Bobby Jindal faced off against an unusually hostile Larry King last night over the Steele-Limbaugh contretemps. King kept trying to stuff words into Jindal’s mouth, and Jindal politely but firmly kept spitting them back at King. King insists that Republicans want the country to fail when it’s clear that not even Rush says that:
Here’s a relevant part of the transcript, which I edited for coherence:
KING: Governor, do you think people are thinking about capitalism now or are they thinking about problems?
JINDAL: Look, clearly, the American people are worried about paying their mortgages, keeping their jobs and paying their health care bills. I think Rush is a great leader for conservatives. I think he articulates what a lot of people are concerned about. And I think it is absolutely true that you can help people keep their jobs, help people afford their health care, help people afford their homes without abandoning the same conservative principles. For example, Republicans offered ideas like aggressive tax credits to make homes more affordable so people can refinance, can stay in their homes. You’d see more demand for homes. They’ve offered ideas about — instead of nationalizing banks, why not modify the mark … to market rules? …
KING: Do you want him to fail?
JINDAL: I want the — I don’t want those policies to be adopted. I want my country to succeed, but I don’t want policies to be adopted that I think —
KING: But what if the… policies actually work? What if they work?
JINDAL: This is where we have a fundamental disagreement. I don’t think it’s going work to borrow half a — to spend in excess of our revenues. If you believed everything that the president — if you believed all of his projections, if you believe the economy starts growing again, you believe that we’re not going be spending all that money fighting overseas…if you believe that all of these temporary programs are truly temporary, he’s still projecting deficits of half a trillion dollars per year, under the best case scenario. Larry, that’s just not sustainable. We cannot continue to do this as a country. China cannot become — continue to be our largest foreign holders of debt. This addiction to debt is what’s caused so many of our problems. The government is not going to be the answer to every problem. I want my country to succeed. But what I worry about is that simply spending money on new programs — look at every new bailout. You know, you talked today, you know, about the auto bailouts. Then you had the fourth, I think it’s the fourth — it’s hard to keep track — the AIG bailout today. It seems like every time you turn around, there’s another trillion dollar trillion plan. … I’ve yet to hear a coherent exit plan.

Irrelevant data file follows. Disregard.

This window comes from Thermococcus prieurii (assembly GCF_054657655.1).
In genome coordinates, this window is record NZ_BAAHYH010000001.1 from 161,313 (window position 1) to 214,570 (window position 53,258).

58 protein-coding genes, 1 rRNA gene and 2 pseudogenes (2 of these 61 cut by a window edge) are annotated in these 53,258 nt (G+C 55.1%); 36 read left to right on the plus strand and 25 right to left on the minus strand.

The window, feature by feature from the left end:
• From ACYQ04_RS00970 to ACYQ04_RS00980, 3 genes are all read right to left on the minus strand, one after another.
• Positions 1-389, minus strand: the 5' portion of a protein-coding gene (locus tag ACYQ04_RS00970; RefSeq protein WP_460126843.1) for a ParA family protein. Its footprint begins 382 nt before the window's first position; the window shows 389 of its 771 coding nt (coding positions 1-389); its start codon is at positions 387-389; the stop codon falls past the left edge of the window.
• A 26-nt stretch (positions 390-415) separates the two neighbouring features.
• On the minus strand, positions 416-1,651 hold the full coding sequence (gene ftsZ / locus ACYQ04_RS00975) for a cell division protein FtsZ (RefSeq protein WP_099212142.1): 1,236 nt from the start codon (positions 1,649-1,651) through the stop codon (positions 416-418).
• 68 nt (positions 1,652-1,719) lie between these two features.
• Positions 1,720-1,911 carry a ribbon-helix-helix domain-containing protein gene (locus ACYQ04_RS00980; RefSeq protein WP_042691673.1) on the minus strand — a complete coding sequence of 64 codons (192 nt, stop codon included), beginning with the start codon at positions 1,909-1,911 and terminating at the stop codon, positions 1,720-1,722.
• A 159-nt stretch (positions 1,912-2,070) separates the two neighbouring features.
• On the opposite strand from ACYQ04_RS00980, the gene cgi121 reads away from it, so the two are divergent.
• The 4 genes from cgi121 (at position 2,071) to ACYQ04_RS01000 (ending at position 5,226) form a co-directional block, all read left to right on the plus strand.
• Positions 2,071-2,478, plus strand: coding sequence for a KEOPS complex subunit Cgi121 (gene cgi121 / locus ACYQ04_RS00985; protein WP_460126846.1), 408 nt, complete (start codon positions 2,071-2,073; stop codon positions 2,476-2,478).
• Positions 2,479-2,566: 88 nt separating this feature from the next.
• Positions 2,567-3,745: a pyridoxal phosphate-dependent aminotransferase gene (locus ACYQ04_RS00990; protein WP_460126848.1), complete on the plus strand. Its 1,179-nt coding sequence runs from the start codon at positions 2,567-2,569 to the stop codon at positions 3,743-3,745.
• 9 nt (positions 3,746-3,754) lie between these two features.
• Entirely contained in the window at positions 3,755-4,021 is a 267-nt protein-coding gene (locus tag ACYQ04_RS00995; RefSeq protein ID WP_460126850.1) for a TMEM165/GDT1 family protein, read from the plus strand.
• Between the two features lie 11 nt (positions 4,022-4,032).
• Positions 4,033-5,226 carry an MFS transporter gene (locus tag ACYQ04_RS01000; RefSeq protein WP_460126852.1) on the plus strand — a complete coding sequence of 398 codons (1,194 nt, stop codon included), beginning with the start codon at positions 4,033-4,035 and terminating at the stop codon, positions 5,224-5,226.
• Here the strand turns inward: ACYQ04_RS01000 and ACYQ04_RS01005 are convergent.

KING: So you hope — you hope it doesn’t hurt?
JINDAL: No. I hope that failed policies don’t get adopted. I want my country to succeed. I want the economy to grow. I want — certainly I want the economy to grow again so people can afford their homes. But I don’t want the Congress to adopt policies that would make the problem worse, not better. … I think it’s our — I think it’s our obligation as Americans when we don’t agree with a policy to speak up against it and to certainly offer different solutions.
First, no one is saying that they hope the country fails. King equates country with Barack Obama in a weird way that suggests King has bought into the cult of personality, as though Obama has become King’s personal messiah. We don’t want Obama’s policies to get adopted because we think they’re going to be disastrous, and so far, Wall Street agrees, since it’s lost 18% since Obama took office and shows no sign of recovery. People have lost their retirement incomes and stored wealth in this crash, and Obama wants to take even more of it for his so-called stimulus plans.
Jindal explains this very clearly and concisely, and also manages not to throw anyone on the Right under a bus while doing so. He negotiates the Rush-Steele mixup by supporting both men, attempting to keep together the larger Republican coalition rather than kissing up to the media by trashing allies. That’s how a party leader should act on national television.
Also, did you notice that King’s microphone went hot a little too soon? It sounds as though he’s muttering “Christ” when the show comes out of commercial break.